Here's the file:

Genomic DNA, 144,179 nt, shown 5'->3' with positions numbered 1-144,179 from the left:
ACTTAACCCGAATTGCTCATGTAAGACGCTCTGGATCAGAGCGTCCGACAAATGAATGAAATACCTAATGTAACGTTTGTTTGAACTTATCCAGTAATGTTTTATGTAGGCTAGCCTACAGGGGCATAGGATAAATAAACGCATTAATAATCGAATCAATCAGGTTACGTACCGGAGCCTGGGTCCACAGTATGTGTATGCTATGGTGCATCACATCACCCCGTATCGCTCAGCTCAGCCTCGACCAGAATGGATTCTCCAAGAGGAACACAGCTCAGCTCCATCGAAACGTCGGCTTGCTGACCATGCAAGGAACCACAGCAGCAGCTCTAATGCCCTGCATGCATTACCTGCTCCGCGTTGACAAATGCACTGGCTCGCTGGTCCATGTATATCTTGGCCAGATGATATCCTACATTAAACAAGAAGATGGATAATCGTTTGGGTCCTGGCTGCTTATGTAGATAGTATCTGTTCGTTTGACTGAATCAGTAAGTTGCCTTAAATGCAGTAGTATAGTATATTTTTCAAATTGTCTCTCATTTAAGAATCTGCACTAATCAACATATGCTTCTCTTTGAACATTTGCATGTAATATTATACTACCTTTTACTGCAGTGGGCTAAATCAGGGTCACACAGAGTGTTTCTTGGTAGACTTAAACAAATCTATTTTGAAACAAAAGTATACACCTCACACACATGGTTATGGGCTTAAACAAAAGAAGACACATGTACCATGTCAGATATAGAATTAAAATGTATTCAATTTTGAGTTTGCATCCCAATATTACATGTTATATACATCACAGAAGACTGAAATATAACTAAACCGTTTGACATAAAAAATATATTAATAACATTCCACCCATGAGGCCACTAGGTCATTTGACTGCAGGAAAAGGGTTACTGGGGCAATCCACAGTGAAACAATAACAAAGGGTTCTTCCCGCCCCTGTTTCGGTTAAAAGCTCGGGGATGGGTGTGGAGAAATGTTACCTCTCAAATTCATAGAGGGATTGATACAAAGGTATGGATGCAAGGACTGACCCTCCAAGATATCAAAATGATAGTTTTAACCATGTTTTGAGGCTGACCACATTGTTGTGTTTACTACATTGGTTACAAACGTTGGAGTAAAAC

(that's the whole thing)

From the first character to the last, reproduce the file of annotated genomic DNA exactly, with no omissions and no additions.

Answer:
Genomic DNA, 144,179 nt, shown 5'->3' with positions numbered 1-144,179 from the left:
ACTTAACCCGAATTGCTCATGTAAGACGCTCTGGATCAGAGCGTCCGACAAATGAATGAAATACCTAATGTAACGTTTGTTTGAACTTATCCAGTAATGTTTTATGTAGGCTAGCCTACAGGGGCATAGGATAAATAAACGCATTAATAATCGAATCAATCAGGTTACGTACCGGAGCCTGGGTCCACAGTATGTGTATGCTATGGTGCATCACATCACCCCGTATCGCTCAGCTCAGCCTCGACCAGAATGGATTCTCCAAGAGGAACACAGCTCAGCTCCATCGAAACGTCGGCTTGCTGACCATGCAAGGAACCACAGCAGCAGCTCTAATGCCCTGCATGCATTACCTGCTCCGCGTTGACAAATGCACTGGCTCGCTGGTCCATGTATATCTTGGCCAGATGATATCCTACATTAAACAAGAAGATGGATAATCGTTTGGGTCCTGGCTGCTTATGTAGATAGTATCTGTTCGTTTGACTGAATCAGTAAGTTGCCTTAAATGCAGTAGTATAGTATATTTTTCAAATTGTCTCTCATTTAAGAATCTGCACTAATCAACATATGCTTCTCTTTGAACATTTGCATGTAATATTATACTACCTTTTACTGCAGTGGGCTAAATCAGGGTCACACAGAGTGTTTCTTGGTAGACTTAAACAAATCTATTTTGAAACAAAAGTATACACCTCACACACATGGTTATGGGCTTAAACAAAAGAAGACACATGTACCATGTCAGATATAGAATTAAAATGTATTCAATTTTGAGTTTGCATCCCAATATTACATGTTATATACATCACAGAAGACTGAAATATAACTAAACCGTTTGACATAAAAAATATATTAATAACATTCCACCCATGAGGCCACTAGGTCATTTGACTGCAGGAAAAGGGTTACTGGGGCAATCCACAGTGAAACAATAACAAAGGGTTCTTCCCGCCCCTGTTTCGGTTAAAAGCTCGGGGATGGGTGTGGAGAAATGTTACCTCTCAAATTCATAGAGGGATTGATACAAAGGTATGGATGCAAGGACTGACCCTCCAAGATATCAAAATGATAGTTTTAACCATGTTTTGAGGCTGACCACATTGTTGTGTTTACTACATTGGTTACAAACGTTGGAGTAAAAC